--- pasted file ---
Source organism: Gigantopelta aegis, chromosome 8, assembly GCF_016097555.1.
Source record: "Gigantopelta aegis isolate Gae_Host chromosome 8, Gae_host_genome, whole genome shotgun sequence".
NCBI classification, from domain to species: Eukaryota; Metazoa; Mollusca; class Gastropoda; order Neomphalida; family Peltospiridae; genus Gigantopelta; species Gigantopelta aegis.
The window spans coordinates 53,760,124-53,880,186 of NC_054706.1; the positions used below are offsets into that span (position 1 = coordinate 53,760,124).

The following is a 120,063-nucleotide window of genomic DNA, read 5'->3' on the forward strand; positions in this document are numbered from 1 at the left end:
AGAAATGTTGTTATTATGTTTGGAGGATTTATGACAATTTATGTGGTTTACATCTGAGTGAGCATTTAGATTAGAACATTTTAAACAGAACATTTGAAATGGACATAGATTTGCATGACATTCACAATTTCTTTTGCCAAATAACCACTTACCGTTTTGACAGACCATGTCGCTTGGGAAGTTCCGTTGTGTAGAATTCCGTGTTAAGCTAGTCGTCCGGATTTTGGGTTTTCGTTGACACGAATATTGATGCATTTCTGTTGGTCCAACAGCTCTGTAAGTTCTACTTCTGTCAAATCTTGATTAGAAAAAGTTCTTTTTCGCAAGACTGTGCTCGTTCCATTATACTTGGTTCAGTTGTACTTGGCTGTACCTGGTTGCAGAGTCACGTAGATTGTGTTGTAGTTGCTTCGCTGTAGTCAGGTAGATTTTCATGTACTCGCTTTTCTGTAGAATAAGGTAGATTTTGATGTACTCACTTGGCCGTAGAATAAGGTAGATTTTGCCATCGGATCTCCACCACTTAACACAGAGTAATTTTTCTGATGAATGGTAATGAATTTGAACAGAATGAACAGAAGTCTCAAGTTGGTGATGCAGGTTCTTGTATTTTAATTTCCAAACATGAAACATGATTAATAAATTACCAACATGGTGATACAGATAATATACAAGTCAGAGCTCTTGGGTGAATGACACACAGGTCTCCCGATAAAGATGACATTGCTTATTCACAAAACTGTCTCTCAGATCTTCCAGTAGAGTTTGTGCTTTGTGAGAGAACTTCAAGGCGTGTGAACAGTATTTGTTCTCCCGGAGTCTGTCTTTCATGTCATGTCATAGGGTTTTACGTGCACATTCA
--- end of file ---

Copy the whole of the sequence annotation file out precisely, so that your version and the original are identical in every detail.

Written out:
Source organism: Gigantopelta aegis, chromosome 8, assembly GCF_016097555.1.
Source record: "Gigantopelta aegis isolate Gae_Host chromosome 8, Gae_host_genome, whole genome shotgun sequence".
NCBI classification, from domain to species: Eukaryota; Metazoa; Mollusca; class Gastropoda; order Neomphalida; family Peltospiridae; genus Gigantopelta; species Gigantopelta aegis.
The window spans coordinates 53,760,124-53,880,186 of NC_054706.1; the positions used below are offsets into that span (position 1 = coordinate 53,760,124).

The following is a 120,063-nucleotide window of genomic DNA, read 5'->3' on the forward strand; positions in this document are numbered from 1 at the left end:
AGAAATGTTGTTATTATGTTTGGAGGATTTATGACAATTTATGTGGTTTACATCTGAGTGAGCATTTAGATTAGAACATTTTAAACAGAACATTTGAAATGGACATAGATTTGCATGACATTCACAATTTCTTTTGCCAAATAACCACTTACCGTTTTGACAGACCATGTCGCTTGGGAAGTTCCGTTGTGTAGAATTCCGTGTTAAGCTAGTCGTCCGGATTTTGGGTTTTCGTTGACACGAATATTGATGCATTTCTGTTGGTCCAACAGCTCTGTAAGTTCTACTTCTGTCAAATCTTGATTAGAAAAAGTTCTTTTTCGCAAGACTGTGCTCGTTCCATTATACTTGGTTCAGTTGTACTTGGCTGTACCTGGTTGCAGAGTCACGTAGATTGTGTTGTAGTTGCTTCGCTGTAGTCAGGTAGATTTTCATGTACTCGCTTTTCTGTAGAATAAGGTAGATTTTGATGTACTCACTTGGCCGTAGAATAAGGTAGATTTTGCCATCGGATCTCCACCACTTAACACAGAGTAATTTTTCTGATGAATGGTAATGAATTTGAACAGAATGAACAGAAGTCTCAAGTTGGTGATGCAGGTTCTTGTATTTTAATTTCCAAACATGAAACATGATTAATAAATTACCAACATGGTGATACAGATAATATACAAGTCAGAGCTCTTGGGTGAATGACACACAGGTCTCCCGATAAAGATGACATTGCTTATTCACAAAACTGTCTCTCAGATCTTCCAGTAGAGTTTGTGCTTTGTGAGAGAACTTCAAGGCGTGTGAACAGTATTTGTTCTCCCGGAGTCTGTCTTTCATGTCATGTCATAGGGTTTTACGTGCACATTCA